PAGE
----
During the Battle of Loos the 8th Gurkhas fought to the last, and in the words of the Indian Corps Commander, "found its Valhalla". During the Gallipoli Campaign the 6th Gurkhas captured a feature later known as "Gurkha Bluff". At Sari Bair they were the only troops in the whole campaign to reach and hold the crest line and look down on the Straits which was the ultimate objective. Second Battalion of the 3rd Gurkha Rifles was involved in the conquest of Baghdad.

In the interwar years, Gurkhas fought in the Third Afghan War in 1919 followed by numerous campaigns on the North-West Frontier, particularly in Waziristan.

During World War II, the Nepalese crown let the British recruit 20 extra battalions — 40 in total — and let them serve everywhere in the world. In addition to keeping peace in India, Gurkhas fought in Syria, North Africa, Italy, Greece and against the Japanese in Singapore and in the jungles of Burma. The 4th battalion of the 10th Gurkha Rifles became a nucleus for the Chindits. They fought in the Battle of Imphal.

British Indian Army and Current Indian Army /Current British Army Rank's Equivalence:

India Army Rank / British Army Rank
Subedar Major = Major (Queen's Gurkha Officer)
Subedar = Captain (Queen's Gurkha Officer)
Jemadar (now Naib Subedar) = Lieutenant (Queen's Gurkha Officer)
Company Havildar Major = Company Sergeant Major
Company Quartermaster Havildar = Company Quartermaster Sergeant
Havildar = Sergeant
Naik = Corporal
Lance Naik = Lance Corporal
Sipahi = Rifleman

en.wikipedia.org/wiki/Gurkha_Rifles

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The beginning of Burma Pacific World War

Date Friday, January 26th 2007, 2:00 AM

The beginning of Burma Pacific World War II:

The 10th Princess Mary's Own Gurkha Rifles was originally a regiment of the British Indian Army. Following India's independence, the regiment was one of four to be transferred to the British Army.

At the end of the Third Burmese War in 1887, it was decided to withdraw the regular army battalions and replace them with a freshly recruited military police force. Recruited in India, it was intended that the military police would be a temporary force which would establish order in districts of upper Burma and then hand over those districts to the civil police. The military police would then be used to form additional regular battalions of the Indian Army. The Kubo (Kabaw) Valley Military Police were raised on April 9, 1887 by Sir F.B. Norman (OC Eastern Frontier Brigade) at Manipur in India and was composed in equal portions of Gurkha recruits and Assam hillmen. The first commander was Lieutenant C.W. Harris. The battalion moved to Burma and was initially stationed at Tamu.

In 1890, it was decided to convert the Kubo Valley Military Police Battalion in Burma into a new battalion with the title of 10th Madras Infantry. The 10th Madras Infantry, one of the oldest battalions in the Indian Army, had recently been disbanded. The new battalion had no association with the old except for the name. The relics of the battalion were eventually taken back to India.

The 10th Madras Infantry was formed from the Kubo Valley Military Police on June 1, 1890 under the command of Major Macgregor at the Mandalay Palace. The battalion did not inherit the precidence or honors of the 10th Madras Infantry at that time by decision of the army authorities. Their reasoning being that it would be incorrect to give such a new battalion the precidence and honors of one of the oldest battalions in India. But it was also true that the composition of the 10th Madras Infantry had been through similar drastic changes in composition. For example, after the Mahratta wars, its composition was changed from Northern Indian to Southern Indian.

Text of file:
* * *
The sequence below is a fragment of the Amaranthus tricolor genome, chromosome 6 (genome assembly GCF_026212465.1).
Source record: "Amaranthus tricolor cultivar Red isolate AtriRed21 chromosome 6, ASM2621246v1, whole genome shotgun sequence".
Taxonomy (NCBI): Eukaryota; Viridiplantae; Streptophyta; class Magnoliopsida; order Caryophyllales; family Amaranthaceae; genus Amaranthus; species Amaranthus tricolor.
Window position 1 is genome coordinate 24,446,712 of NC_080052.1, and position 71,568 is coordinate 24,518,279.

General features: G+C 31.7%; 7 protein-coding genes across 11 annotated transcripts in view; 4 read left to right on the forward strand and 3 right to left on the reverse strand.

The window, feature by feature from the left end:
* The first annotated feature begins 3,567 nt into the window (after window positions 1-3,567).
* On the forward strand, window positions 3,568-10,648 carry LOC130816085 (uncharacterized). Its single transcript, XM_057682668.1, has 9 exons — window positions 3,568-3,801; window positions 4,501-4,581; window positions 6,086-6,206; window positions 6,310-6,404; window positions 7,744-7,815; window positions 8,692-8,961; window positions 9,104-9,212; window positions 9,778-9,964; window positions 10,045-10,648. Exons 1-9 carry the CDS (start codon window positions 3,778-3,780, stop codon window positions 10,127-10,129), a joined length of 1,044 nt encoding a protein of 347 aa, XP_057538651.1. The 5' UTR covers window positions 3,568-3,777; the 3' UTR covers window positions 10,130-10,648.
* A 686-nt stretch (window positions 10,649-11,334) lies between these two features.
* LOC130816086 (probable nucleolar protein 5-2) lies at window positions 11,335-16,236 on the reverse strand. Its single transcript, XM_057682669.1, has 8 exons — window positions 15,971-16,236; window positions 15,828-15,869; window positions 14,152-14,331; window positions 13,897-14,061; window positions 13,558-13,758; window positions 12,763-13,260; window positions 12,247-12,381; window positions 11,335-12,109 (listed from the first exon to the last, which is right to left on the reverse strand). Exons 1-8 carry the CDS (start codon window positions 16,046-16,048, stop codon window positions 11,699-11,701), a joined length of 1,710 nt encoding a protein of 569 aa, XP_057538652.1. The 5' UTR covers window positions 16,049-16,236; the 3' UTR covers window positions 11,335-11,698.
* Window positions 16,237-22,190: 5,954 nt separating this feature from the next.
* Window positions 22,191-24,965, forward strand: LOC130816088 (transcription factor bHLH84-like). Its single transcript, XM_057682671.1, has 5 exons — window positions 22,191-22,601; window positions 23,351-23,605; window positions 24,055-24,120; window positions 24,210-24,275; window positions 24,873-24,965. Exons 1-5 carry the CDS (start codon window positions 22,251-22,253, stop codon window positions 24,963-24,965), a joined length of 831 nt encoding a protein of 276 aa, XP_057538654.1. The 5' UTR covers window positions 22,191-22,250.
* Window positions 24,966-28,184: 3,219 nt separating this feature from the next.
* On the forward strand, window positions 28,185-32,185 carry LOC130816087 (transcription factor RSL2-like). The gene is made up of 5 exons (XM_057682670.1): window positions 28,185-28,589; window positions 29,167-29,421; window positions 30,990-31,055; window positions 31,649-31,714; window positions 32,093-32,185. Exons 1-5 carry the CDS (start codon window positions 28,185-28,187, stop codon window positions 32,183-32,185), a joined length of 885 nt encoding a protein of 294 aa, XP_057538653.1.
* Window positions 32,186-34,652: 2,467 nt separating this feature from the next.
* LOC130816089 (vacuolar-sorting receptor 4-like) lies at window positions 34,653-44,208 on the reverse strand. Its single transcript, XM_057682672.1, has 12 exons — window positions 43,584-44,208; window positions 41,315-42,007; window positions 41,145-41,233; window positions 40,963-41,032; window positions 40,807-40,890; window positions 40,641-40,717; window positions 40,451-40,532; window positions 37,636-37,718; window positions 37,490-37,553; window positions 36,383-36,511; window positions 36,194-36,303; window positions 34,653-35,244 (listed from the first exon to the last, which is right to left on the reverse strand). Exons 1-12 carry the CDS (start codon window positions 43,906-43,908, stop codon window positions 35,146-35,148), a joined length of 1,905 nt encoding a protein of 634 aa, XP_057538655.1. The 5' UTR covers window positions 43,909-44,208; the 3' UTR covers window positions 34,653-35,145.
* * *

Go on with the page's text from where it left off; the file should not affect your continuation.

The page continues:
The initial strength of the battalion was three British Officers, eight Indian Officers and 277 Other Ranks. It was not at first exclusively Gurkha in composition. The battalion was initially composed of Gurkha parties of recruits from the 42nd, 43rd and 44th Gurkha Rifles, an equal number of men from the hill-tribes of Assam including Jhurwahs, small numbers of Dogras and a few Hindustanis. The non-Gurkhas were gradually wasted out of the regiment.

In its first few years of existence, the regiment was referred to by two different names in the Indian Army Lists. In 1890 it was called the 10th (Burma) Regiment of Madras Infantry and the following year it was called the 10th Regiment (1st Burma Battalion) of Madras Infantry. But in reality, the second name was the one used by the battalion until 1892.

It became the 10th Regiment (1st Burma Rifles) of Madras Infantry on February 9, 1892 at Maymyo in Burma. It was at this time, with the conversion of the unit to a Rifle Regiment, that the old colors of the 10th Madras were taken back to India (Rifle Regiments do not carry colors) and laid up at the Church of St. John in the fort at Vellore near to where the earliest predecessor of the 10th Madras Infantry had been raised in 1766. On May 3, 1895 the name of the regiment was again changed to 10th Regiment (1st Burma Gurkha Rifles) of Madras Infantry to reflect its now all-Gurkha composition.

On September 13, 1901 as part of a broad reorganization of the Indian Army it became the 10th Gurkha Rifles and the regiment maintained its assigned recruiting areas in the Limbu and Rai tribal areas of eastern Nepal. In 1903 a 2nd Battalion was formed though it became the 1st Battalion, 7th Gurkha Rifles in 1907. A new 2nd Battalion of the 10th Gurkha Rifles was formed in 1908. From 1903 to 1912 the first battalion was stationed in Maymyo Burma as almost a ceremonial unit. In the winter months of 1912-1913 the first battalion was sent into the Kachin Hills to guard against a potential uprising that did not occur.

finding:

en.wikipedia.org/wiki/10th_Gurkha_Rifles

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Bullet How and When Nepalese